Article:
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IBM (NYSE:IBM) may not be as glamorous or new as Google, VMWare, Salesforce, or any other number of tech upstarts. But what IBM does have is a track record, and we think that a company we can know for certain will be around for the forseeable future is a company worth investing in. IBM has been in the Dow Jones Industrial Avergae since 1979, and was present up until 1939 as well. In an industry where most tech companies' life-spans measure in years, IBM's is measured in generations. Founded in 1911, IBM has a century of operating history under its belt, and it has much farther to go.

What makes IBM appealing to us is the fact that 41% of IBM's operating income comes from the services division, which is far more recurring in nature than other segments. This annuity-like income stream provides IBM with a cushion in economically distressed times. And in the last quarter, Global Services constituted 44% of pre-tax net income. IBM is a defensive play, something we rarely see in technology. But IBM is growing fast as well, which is the traditional reason people invest in the technology sector. The Asia/Pacific region accounts for nearly a quarter of IBM's revenue, and IBM's backlog, a measure of future revenue, was up $15 billion last quarter to $144 billion.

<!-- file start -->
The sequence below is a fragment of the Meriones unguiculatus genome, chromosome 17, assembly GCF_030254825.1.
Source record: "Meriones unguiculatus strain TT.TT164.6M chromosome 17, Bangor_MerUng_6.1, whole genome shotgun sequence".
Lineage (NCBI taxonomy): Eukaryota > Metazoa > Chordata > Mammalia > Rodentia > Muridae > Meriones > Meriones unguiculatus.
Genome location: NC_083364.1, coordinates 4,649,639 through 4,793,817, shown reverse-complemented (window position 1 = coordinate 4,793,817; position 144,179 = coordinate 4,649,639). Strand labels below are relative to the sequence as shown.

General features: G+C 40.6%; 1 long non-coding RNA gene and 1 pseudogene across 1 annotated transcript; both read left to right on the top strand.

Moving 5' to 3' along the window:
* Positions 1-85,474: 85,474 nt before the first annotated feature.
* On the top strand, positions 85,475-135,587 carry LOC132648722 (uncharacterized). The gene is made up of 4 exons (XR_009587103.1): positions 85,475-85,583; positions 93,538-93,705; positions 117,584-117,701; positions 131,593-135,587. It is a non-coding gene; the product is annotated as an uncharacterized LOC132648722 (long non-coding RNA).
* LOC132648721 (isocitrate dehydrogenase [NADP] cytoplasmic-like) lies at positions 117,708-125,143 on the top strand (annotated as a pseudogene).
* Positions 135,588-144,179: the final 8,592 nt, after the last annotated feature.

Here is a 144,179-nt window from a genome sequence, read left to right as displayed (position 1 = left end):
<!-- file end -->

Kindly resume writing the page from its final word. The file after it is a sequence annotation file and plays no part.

We see IBM as not only a secular play on global technology trends, but also as a play on growth in emerging markets, on two fronts. IBM is not only growing revenue and profits faster in emerging markets, but those profits are also taxed at a lower rate. So in effect, IBM's overall profit is boosted even more, since it will be earning more and playing less in taxes. Given all the political hostility in Washington, we do not see the political will to meaningfully alter the corporate tax code. So, what will IBM do with all that cash?

We will not shy away from the fact that IBM's balance sheet is not as clean as we would like it to be. While IBM does have nearly $12 billion in cash, it also has nearly $30 billion of debt. But should this be of concern to either an exisitng investor, or a perspective investor? Not in our minds. IBM may have more debt than cash, but its enormous free cash flow allows for investors and creditors of IBM to rest easy.

IBM has clearly been very active on all capital allocation fronts, including share repurchases, dividend increases, and M&A. It should be noted that although stock buybacks may have dipped in the recession, the dividend did not, which we see as a sign of true cofidence from management. Despite increasing 108% over the last 5 years, IBM still trades at a P/E ratio of just under 14, a discount to its historical average, and a forward P/E of 12.

IBM encompasses all the elements we like to see in a company. It is both stable and growing, and not only pays dividends and buys back stock, but also makes acquisitions when the time is right. IBM is a company that may be growing more slowly than others, but when you see how steady that growth is, we think you will be impressed. If you would like some green in your portfolio, we suggest looking at Big Blue.

Disclosure: I have no positions in any stocks mentioned, and no plans to initiate any positions within the next 72 hours. A mutual fund we own gives IBM a 1.23% weighting